Georgia one of genuine big improvers

Georgia's Malkhaz Urjukashvili (left) fends off South African Kings' Clint Newland during an IRB...
Georgia's Malkhaz Urjukashvili (left) fends off South African Kings' Clint Newland during an IRB Nations Cup match in Bucharest in June. Photo by Reuters.
Our series looking at the six teams visiting Dunedin during the Rugby World Cup continues, with Hayden Meikle profiling Georgia.

It would be too easy and almost certainly foolish to label Georgia as just another minnow clogging up the World Cup.

Sure, there is no way the Eastern Europeans are going to stage some sort of miracle run to the semifinals.

But equally, they are not expected to be whipped by 100 points in the pool stages.

Georgia is shaping as one of the genuine big improvers of world rugby. Given time and resources, the former Soviet state may soon join the likes of Scotland, Wales and the Pacific Island nations in a sort of second tier of the international game.

Four years ago, while everyone was talking about Argentina's rise and Australia's powderpuff scrum and the All Blacks' seemingly inevitable charge to victory, the Georgians were making a quiet statement.

They smashed Namibia 30-0, competed manfully with Argentina - the Pumas led just 6-3 at halftime - and then nearly caused an extraordinary upset against Ireland, only losing 14-10.

Since 2007, player numbers have doubled in Georgia and two new rugby grounds have been built.

The Lelos - the nickname comes from lelo burti, the name of a traditional sport with links to rugby - have also seen handfuls of their best players gain contracts in France.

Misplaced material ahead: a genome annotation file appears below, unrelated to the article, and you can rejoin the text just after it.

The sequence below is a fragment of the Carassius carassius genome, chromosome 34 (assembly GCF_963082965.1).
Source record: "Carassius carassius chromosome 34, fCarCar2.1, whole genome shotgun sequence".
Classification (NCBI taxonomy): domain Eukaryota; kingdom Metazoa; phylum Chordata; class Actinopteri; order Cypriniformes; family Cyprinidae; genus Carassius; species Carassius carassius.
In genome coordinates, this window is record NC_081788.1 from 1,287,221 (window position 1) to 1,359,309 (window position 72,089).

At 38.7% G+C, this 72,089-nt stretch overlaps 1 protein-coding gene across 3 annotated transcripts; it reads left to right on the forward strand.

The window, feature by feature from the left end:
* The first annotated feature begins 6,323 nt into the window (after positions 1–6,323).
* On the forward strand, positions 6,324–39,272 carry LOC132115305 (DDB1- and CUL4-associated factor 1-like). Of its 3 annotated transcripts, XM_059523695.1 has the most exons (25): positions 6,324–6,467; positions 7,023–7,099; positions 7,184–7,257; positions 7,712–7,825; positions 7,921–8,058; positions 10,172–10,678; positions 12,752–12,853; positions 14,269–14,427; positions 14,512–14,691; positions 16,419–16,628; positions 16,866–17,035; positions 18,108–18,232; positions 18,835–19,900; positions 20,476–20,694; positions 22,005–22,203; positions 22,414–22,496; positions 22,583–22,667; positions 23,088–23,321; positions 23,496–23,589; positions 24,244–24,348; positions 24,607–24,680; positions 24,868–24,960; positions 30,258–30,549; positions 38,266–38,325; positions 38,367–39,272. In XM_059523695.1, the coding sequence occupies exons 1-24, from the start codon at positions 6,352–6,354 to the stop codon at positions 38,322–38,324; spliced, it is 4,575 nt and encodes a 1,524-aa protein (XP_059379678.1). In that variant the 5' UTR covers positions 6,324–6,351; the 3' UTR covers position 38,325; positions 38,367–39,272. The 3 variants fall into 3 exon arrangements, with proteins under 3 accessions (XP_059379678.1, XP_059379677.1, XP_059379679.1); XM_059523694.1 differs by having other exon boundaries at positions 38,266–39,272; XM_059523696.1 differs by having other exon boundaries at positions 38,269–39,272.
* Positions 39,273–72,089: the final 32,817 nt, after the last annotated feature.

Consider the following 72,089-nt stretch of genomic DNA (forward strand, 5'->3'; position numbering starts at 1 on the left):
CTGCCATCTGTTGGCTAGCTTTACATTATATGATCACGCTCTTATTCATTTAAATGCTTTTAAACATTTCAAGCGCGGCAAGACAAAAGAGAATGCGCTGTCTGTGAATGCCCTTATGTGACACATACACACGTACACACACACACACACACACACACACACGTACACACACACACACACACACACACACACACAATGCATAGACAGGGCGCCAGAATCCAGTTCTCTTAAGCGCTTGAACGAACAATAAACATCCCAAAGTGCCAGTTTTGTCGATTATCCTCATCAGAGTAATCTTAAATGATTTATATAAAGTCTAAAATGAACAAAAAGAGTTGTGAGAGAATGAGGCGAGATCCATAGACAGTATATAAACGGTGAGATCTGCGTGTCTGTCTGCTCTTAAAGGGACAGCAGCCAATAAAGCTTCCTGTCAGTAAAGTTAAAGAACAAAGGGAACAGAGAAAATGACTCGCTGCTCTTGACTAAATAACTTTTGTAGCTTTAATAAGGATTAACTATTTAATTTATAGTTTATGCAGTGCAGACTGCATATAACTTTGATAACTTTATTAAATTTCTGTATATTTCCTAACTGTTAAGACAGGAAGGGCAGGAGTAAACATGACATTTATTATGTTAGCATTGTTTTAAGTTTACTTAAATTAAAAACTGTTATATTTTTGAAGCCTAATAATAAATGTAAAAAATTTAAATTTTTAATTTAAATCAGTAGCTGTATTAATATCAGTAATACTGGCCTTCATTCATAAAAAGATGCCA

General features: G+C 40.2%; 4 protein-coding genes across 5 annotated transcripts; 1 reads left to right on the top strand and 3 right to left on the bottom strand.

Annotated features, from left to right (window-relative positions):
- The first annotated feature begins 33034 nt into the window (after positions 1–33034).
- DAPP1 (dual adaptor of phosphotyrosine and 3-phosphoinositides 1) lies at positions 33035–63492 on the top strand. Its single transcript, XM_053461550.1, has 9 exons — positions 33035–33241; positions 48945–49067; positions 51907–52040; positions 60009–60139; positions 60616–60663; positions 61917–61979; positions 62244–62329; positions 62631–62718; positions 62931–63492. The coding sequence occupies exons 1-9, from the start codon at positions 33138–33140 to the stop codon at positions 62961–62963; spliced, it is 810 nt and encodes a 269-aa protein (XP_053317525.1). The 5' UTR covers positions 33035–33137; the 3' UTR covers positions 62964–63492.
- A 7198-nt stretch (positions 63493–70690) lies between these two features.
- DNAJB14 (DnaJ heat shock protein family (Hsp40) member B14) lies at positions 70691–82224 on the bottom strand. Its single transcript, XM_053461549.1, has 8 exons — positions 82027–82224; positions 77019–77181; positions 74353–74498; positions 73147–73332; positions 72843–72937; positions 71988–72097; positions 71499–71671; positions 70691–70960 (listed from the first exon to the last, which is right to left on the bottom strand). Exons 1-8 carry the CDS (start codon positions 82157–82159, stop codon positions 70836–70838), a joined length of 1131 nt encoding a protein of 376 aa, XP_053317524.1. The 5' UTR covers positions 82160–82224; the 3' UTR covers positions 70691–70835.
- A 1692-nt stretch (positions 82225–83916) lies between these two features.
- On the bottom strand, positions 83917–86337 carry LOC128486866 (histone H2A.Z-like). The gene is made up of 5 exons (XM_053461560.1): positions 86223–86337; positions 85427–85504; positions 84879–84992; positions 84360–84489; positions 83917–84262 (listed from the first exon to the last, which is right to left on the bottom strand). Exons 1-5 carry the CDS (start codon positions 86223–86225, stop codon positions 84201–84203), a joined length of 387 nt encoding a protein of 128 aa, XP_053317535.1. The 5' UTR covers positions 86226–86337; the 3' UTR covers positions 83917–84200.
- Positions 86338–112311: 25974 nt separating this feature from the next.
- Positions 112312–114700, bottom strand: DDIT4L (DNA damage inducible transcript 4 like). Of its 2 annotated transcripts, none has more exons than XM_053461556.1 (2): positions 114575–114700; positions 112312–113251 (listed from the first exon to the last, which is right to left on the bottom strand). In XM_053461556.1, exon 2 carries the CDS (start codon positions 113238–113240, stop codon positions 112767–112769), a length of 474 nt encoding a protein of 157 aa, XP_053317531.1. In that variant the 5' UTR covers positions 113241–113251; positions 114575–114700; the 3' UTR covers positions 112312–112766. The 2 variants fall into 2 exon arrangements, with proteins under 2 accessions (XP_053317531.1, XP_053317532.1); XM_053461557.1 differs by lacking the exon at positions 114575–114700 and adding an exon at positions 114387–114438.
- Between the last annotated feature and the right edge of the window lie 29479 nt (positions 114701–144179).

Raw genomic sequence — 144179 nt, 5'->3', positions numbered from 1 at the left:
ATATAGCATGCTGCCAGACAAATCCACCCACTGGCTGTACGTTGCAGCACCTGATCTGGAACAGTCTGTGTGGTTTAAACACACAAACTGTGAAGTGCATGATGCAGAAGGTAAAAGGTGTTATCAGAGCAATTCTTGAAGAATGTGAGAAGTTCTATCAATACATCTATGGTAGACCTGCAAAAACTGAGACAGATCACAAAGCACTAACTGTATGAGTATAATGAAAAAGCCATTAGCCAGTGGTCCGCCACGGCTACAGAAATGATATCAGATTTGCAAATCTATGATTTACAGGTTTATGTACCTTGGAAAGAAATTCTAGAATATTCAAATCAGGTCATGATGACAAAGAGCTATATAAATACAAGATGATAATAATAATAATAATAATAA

Breeding big, powerful tight forwards, Georgia probably will not play the most exciting brand of rugby but it should be able to compete physically with most teams.

Coach Richie Dixon, the former Scotland coach and IRB development officer, is not expecting miracles yet.

"I think this World Cup may have come a year too early for us," Dixon told AFP.

"Georgia has always played a very forward-dominated game and we are trying to adapt that to bring the backs into the game. We want to find the balance between warrior and artist.

"This year we will do our best but I really believe that the way things are going, in four years' time Georgia will be looking seriously at getting out of the group stage."

Georgia will view its game against Romania as its best chance for a win, although it will also target Scotland.


Georgia: the facts
General
Capital:
Tbilisi
Population: 4.6 million
Facts
• People from Georgia (they call it Jowja, in their southern drawl) like peaches, the bible, Gone With The Wind and slavery . . . oh, hang on.
• Georgia, the country, is an ancient sovereign state that gained independence from Russia in 1991.
• Joseph Stalin was a Georgian. Singer Katie Melua was born in Georgia.
Temuri Ketsbaia and Georgi Kinkladze were Georgian footballers who played in the English Premier League.
Zaza Pachulia plays in the NBA with the Atlanta Hawks - he is a Georgian in Georgia, sorry, Jowja.
Rugby
Coach:
Richie Dixon.
Captain: Irakli Abuseridze.
Previous World Cups: Pool stage in 2003 and 2007.
Games: v Scotland, Invercargill, September 14; v England, Dunedin, September 18; v Romania, Palmerston North, September 28; v Argentina, Palmerston North, October 2.
Players to watch
Mamuka Gorgodze:
Lock or loose forward who plays in France, where he was voted best foreign player last season. Has the spectacular nickname of Gorgodzilla.
Malkhaz Urjukashvili: The winger or fullback is playing in his third World Cup.
Davit Kubriashvili: One of about 500 foreign props playing in France.


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